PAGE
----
Two train stations, a carousel, and ice skating rink, a hotel and a fire station - a village built by Jon Lovitch is actually a lot like others with one major difference. His is edible.

Made of kilograms of gingerbread, litres of icing and entire sacks of lollies, the edible gingerbread village is the largest ever made, the Guinness Book of World Records confirmed.

The honour was bestowed on the creation that Lovitch calls Gingerbread Lane a few weeks before Christmas.

The sugar paradise whose weight alone - 1.36 tonnes - leaves fairy tale characters Hansel and Gretel agog has more than 160 houses, the smallest of which is 15 centimetres high. The 37-year-old cook assembled them on a wooden stand at a science museum for children in the New York borough of Queens.


"The largest house is the plum pudding hotel," Lovitch said, pointing to the structure made of gingerbread and decorated with red and green chocolate lollies.

"There's even a Christmas tree inside - made of gingerbread, of course."

Lovitch personalised some of the buildings. A lolly shop, for example, is named after his wife, Jackie, and he put a hippopotamus on the nearby carousel for her because she likes the animal so much.

There's also a clock tower with its hands set to 7 pm, Lovitch's favourite time of day.

Lovitch started the project last year after Christmas at a time when all the people he knows couldn't stand to look at gingerbread any longer. He developed the design and drew a map. In February he started baking.

Lovitch, who works in a New York hotel, baked all the pieces and decorated them in a kitchen that is only about one-quarter the size of his finished work.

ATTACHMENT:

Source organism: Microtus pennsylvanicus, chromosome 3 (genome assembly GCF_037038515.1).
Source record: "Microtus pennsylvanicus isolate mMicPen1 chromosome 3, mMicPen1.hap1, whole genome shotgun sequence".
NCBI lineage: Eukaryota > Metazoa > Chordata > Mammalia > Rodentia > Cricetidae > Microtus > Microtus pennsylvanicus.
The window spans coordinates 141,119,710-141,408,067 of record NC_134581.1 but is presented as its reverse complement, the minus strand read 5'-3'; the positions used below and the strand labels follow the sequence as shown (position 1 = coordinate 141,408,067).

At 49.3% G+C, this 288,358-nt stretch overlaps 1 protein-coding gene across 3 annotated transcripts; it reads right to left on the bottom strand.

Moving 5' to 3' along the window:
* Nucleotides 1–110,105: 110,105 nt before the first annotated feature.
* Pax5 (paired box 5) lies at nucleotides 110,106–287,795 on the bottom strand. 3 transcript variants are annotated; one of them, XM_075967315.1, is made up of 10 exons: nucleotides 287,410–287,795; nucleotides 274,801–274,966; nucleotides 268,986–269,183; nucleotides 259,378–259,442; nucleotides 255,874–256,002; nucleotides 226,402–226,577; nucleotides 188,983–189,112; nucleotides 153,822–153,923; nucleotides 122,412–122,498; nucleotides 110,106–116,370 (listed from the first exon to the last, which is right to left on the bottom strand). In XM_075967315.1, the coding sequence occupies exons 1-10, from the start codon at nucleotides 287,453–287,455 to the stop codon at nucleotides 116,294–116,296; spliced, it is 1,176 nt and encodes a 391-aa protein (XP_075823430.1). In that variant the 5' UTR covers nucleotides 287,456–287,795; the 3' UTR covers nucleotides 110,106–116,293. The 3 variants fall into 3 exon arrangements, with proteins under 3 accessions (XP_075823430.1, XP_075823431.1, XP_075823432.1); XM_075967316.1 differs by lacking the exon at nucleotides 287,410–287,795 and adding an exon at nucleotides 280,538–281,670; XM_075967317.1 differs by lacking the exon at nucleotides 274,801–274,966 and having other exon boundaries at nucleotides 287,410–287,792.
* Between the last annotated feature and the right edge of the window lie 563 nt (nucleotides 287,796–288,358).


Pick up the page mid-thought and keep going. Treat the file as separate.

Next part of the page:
He stored the pieces in his spare room in his small Bronx apartment and by the middle of November was ready to start transporting the pieces by car to the museum.

The first thing Lovitch set up was a few gingerbread men, each about as large as a wine bottle, at the back of the village near a wall.

They stand guard there in a place that people can easily overlook, said Lovitch. But he put them there because he wanted to give people something to discover.

"It is all supposed to be a child's fantasy just something a kid would dream of, it is not modelled after a real city," he said.

He finished setting up Gingerbread Lane in about one week and now he checks in regularly.

"I am a perfectionist," he said, pointing to a sugar ribbon sliding down a house, something he attributes to the humidity.

"It drives me nuts, I will have to work on that right away."

Gingerbread Lane is Lovitch's 28th gingerbread village. Lovitch, originally from Missouri, paid several thousand dollars from his own pocket for the ingredients.

"It's a very weird hobby, I know. But the reaction it gets out of people is just amazing and that's why I do it. I really like the feeling it gives me to know that I did something to brighten people's day."

He receives positive feedback about his gingerbread creations all year long in letters, emails and calls, and his wife says it's better than him having a gambling habit or playing golf every weekend.

Gingerbread Lane will be on view through January 12 at the museum, which welcomes more than 1000 visitors a day. Afterwards it will be taken apart and given to children.

Lovitch takes two or three weeks off every year, goes skiing and doesn't think about gingerbread, but then starts his project again.

He admits it's not easy to get started and keep going, particularly in summer when the weather is nice outside while he's inside putting frosting on gingerbread.

But he's spared one of the most tempting things about baking - tasting the dough. That's because he doesn't eat gingerbread.